They all said that part of Maddon makes him the manager with the uncanny ability to relate to all kinds of people and inspire players. And maybe the ingenuity and creativity Joe Sr. showed in his plumbing business, shop work and carpentry helped infuse his son with the outside-the-box thinking that has become a trademark of his managing.
Maddon isn’t sure. But a few days ago, he thought of his dad and cried a little watching the “Have a catch” scene at the end of “Field of Dreams.” Wherever Maddon goes, he still carries the dirty, old blue Angels cap his dad used to wear years ago. It’s in his hotel room at the winter meetings in San Diego.
How did his father survive the horrors of combat with all that serenity and an open heart?
“Uncle Rick said my dad was the way he was and as patient as he was because of all the stuff that he did see in Germany,” Maddon said. “I can’t imagine him any other way, though. He laughed easily, smiled easily, angered slowly, and he’s about as patient as you could possibly be. And supported my mom. Don’t ever say anything bad to my mom or about my mom, don’t ever.”
Correale keeps a photo on his cellphone of Hazleton’s 1966 Punt, Pass and Kick competition finalists. A 13-year-old Joe is in the picture, along with an eight-year-old Correale.
Correale can’t remember how he did. Joe won every year he entered.
“That’s how I got my winter coat every year,” he said, referring to the letterman-like jacket given to every age-group winner. “I’m not kidding.”
“We didn’t have a lot when we grew up,” Carmine said. “My dad was a plumber, my mom worked at The Base. But we never knew we didn’t have a lot of money. We weren’t raised that way. We thought we had everything.”
Joe remembered finding little notes on his dad’s desk.
“Like to St. Jude’s hospital or like an 800 number that he saw on TV to donate money to, like 10 bucks. Who knows what he donated,” he said.
“And when it came to kids, he was always doing something for kids. And he wouldn’t tell you. He would just do it.”
Why didn’t he quit? Undrafted, released from Class A after a four-year run and a .267 average, why didn’t Joe Maddon look somewhere else for a career when he was done playing professionally at age 25?
Another decade plus as a scout, minor-league manager, roving instructor, working long hours, making short wages, starting a family – why didn’t he go another direction?
“Not him,” said his mom, Beanie. “He set his hat and that was it. That was one thing. He set his mind to what he wanted to do. He was going to accomplish something.”
“Because I believed it would work out this way,” said Joe, who after 30 years in professional baseball finally got a shot at managing the Rays, then helped a last-place franchise win 90 games five times, including a 2008 American League pennant – leading to two Manager of the Year awards and a $25-million deal to do the same thing for the Cubs.
Any weak moments along that beat-down path? “Nope.”
Once he thought he was unfairly passed over for a big-league first-base coaching job with the Angels and considered looking for another organization. But he was talked out of leaving and within two years wound up on the Angels’ staff – in the big leagues for good.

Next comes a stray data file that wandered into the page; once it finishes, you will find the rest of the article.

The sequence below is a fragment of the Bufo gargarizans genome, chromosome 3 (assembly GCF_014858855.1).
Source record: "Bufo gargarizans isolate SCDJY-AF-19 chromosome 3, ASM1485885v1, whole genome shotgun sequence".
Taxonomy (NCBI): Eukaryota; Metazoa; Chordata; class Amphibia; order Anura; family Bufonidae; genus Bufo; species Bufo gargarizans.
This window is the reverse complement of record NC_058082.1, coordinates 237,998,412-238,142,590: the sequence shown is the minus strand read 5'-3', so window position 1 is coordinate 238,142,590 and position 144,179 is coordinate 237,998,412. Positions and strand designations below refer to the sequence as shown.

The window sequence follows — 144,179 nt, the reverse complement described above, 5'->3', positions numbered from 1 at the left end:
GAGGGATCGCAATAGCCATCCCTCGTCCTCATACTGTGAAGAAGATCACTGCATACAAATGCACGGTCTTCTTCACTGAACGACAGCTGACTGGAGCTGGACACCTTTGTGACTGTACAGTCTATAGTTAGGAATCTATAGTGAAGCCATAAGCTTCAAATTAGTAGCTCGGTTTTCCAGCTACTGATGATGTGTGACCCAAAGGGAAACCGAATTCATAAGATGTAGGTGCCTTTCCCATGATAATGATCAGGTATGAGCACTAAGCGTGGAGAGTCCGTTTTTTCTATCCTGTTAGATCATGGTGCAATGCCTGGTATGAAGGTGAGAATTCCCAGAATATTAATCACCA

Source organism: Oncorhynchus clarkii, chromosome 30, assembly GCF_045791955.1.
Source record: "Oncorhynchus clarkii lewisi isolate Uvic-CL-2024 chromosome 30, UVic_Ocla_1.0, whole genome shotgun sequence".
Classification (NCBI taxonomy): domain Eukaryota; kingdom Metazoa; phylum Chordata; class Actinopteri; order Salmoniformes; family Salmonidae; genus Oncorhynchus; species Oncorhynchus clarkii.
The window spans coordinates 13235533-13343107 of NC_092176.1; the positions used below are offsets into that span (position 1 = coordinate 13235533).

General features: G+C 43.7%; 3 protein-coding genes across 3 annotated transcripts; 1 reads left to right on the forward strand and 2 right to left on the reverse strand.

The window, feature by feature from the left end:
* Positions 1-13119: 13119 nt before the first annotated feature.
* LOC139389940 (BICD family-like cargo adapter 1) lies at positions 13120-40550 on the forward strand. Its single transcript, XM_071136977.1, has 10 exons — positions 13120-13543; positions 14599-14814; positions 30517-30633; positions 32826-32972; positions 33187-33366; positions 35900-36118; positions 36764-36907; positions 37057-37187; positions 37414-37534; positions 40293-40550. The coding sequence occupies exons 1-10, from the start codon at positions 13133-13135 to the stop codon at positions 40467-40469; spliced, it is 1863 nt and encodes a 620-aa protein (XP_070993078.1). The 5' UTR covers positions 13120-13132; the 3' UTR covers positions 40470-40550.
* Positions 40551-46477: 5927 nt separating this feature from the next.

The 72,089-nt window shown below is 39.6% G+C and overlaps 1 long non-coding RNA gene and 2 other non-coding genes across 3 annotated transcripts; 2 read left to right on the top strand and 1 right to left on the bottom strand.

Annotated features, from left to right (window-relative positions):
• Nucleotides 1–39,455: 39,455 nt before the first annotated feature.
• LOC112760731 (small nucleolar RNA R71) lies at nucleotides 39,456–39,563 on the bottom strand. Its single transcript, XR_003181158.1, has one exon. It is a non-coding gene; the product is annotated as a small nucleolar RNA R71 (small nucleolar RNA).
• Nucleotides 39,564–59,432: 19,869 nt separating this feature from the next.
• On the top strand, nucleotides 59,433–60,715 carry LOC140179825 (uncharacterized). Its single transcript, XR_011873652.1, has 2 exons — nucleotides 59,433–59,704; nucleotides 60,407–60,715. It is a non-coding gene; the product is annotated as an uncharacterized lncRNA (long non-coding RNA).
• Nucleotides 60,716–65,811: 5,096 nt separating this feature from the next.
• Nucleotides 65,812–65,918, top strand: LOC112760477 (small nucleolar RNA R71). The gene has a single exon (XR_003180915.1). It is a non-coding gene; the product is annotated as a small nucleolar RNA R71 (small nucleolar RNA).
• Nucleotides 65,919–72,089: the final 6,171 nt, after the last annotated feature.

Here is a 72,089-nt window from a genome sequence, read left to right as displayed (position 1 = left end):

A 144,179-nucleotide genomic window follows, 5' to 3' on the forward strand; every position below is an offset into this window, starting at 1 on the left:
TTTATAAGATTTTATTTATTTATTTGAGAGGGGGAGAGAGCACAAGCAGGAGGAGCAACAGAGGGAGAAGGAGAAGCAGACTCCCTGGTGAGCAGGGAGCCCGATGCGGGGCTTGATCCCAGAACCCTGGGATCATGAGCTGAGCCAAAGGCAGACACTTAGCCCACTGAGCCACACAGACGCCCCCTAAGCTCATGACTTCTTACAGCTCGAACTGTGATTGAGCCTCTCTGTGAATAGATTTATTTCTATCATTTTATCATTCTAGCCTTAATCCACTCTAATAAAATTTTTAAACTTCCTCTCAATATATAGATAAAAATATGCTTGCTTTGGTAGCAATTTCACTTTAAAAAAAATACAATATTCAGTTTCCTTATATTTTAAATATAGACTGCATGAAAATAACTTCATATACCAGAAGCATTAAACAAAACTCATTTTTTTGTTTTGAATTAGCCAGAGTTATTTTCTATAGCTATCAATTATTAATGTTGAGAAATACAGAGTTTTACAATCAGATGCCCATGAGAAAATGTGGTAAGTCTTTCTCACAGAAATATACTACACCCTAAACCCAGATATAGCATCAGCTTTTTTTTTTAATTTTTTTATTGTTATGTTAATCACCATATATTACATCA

“The thing that is heartbreaking for me, and maybe for him, too, is that his father or my father couldn’t see it – all his uncles,” cousin Elaine said. “Because we knew how hard he struggled. He was riding the bus. He was looking at prospective players and not making any money.
“But they were so proud of him. And if they could see him now, they would be so pleased with the man he has become and so thrilled with his success.
“That’s the only sadness is that his dad was never able to see that Joe achieved his dream.”
What makes Joe Maddon guy any better equipped for the rigors of Wrigley, the curse of the goat, the meat grinder of a franchise that has ground up the spirits of so many managers before him?
Tell him he can’t succeed here.
“He loves that. He likes a challenge,” Beanie said. “ Well, look at the big one he had when he went to the Rays.”
Bob Curry reminds doubters that it wouldn’t be the first time Maddon did something another celebrity manager, Lou Piniella, couldn’t, having followed the former Cubs manager to the helm in Tampa Bay.
“I don’t think Lou Piniella’s a bad manager. I think he’s a brilliant manager,” Curry said. “But it’s different. There’s something fundamentally different about Joe working with a young group of players, taking all their abilities, merging them with some really good clubhouse guys and making it a real team.”
With penguins in the clubhouse, by asking extreme versatility out of some of his players, with “American Legion” weeks where players aren’t allowed to show up for night games before 3 p.m., with theme-dress travel days, with by-the-guts managing after metrics analysis – and occasionally by walking a guy with the bases loaded.
“You just have to wait and see,” Beanie said. “I mean, what can you do? He’s not a miracle worker. But he’s going to try.”
Before his trip back home for the holidays four years ago, Joe heard about the tension in his hometown being blamed on the growing Latino population – provoked by a 2006 “illegal immigration relief act” that made Hazleton the first city in the country to pass its own immigration law. It has since been struck down by appeals courts.
Maddon said he spent time in the city during that trip determined to see for himself what was happening.
“I thought the city was getting very dark. I liken it to Pottersville in It’s a Wonderful Life,” Maddon said of the changes he saw that eventually inspired his activism there.